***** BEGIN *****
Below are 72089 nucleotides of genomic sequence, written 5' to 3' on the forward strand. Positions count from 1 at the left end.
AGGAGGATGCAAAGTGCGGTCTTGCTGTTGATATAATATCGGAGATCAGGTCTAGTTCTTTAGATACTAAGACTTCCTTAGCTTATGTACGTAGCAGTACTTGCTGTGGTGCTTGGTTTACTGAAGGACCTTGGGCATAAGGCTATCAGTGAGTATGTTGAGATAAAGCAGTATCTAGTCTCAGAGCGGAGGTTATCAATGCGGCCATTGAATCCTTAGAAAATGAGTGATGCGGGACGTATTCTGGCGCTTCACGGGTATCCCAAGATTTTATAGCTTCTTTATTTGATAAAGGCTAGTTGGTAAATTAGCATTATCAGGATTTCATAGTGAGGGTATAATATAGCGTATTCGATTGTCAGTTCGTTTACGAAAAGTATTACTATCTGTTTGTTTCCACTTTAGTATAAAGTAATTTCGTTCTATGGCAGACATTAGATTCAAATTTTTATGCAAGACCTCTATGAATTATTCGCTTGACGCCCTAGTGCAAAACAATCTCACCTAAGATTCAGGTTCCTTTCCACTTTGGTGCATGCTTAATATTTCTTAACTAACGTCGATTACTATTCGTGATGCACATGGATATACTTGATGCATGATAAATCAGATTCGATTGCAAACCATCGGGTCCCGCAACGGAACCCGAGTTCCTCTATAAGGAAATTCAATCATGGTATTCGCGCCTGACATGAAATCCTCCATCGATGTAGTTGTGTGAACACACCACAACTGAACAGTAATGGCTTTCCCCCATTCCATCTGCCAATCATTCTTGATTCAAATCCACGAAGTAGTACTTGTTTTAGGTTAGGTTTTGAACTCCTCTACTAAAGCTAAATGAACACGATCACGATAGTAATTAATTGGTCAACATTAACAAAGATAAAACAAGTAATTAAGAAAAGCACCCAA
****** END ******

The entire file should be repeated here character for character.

Below are 72089 nucleotides of genomic sequence, written 5' to 3' on the forward strand. Positions count from 1 at the left end.
AGGAGGATGCAAAGTGCGGTCTTGCTGTTGATATAATATCGGAGATCAGGTCTAGTTCTTTAGATACTAAGACTTCCTTAGCTTATGTACGTAGCAGTACTTGCTGTGGTGCTTGGTTTACTGAAGGACCTTGGGCATAAGGCTATCAGTGAGTATGTTGAGATAAAGCAGTATCTAGTCTCAGAGCGGAGGTTATCAATGCGGCCATTGAATCCTTAGAAAATGAGTGATGCGGGACGTATTCTGGCGCTTCACGGGTATCCCAAGATTTTATAGCTTCTTTATTTGATAAAGGCTAGTTGGTAAATTAGCATTATCAGGATTTCATAGTGAGGGTATAATATAGCGTATTCGATTGTCAGTTCGTTTACGAAAAGTATTACTATCTGTTTGTTTCCACTTTAGTATAAAGTAATTTCGTTCTATGGCAGACATTAGATTCAAATTTTTATGCAAGACCTCTATGAATTATTCGCTTGACGCCCTAGTGCAAAACAATCTCACCTAAGATTCAGGTTCCTTTCCACTTTGGTGCATGCTTAATATTTCTTAACTAACGTCGATTACTATTCGTGATGCACATGGATATACTTGATGCATGATAAATCAGATTCGATTGCAAACCATCGGGTCCCGCAACGGAACCCGAGTTCCTCTATAAGGAAATTCAATCATGGTATTCGCGCCTGACATGAAATCCTCCATCGATGTAGTTGTGTGAACACACCACAACTGAACAGTAATGGCTTTCCCCCATTCCATCTGCCAATCATTCTTGATTCAAATCCACGAAGTAGTACTTGTTTTAGGTTAGGTTTTGAACTCCTCTACTAAAGCTAAATGAACACGATCACGATAGTAATTAATTGGTCAACATTAACAAAGATAAAACAAGTAATTAAGAAAAGCACCCAA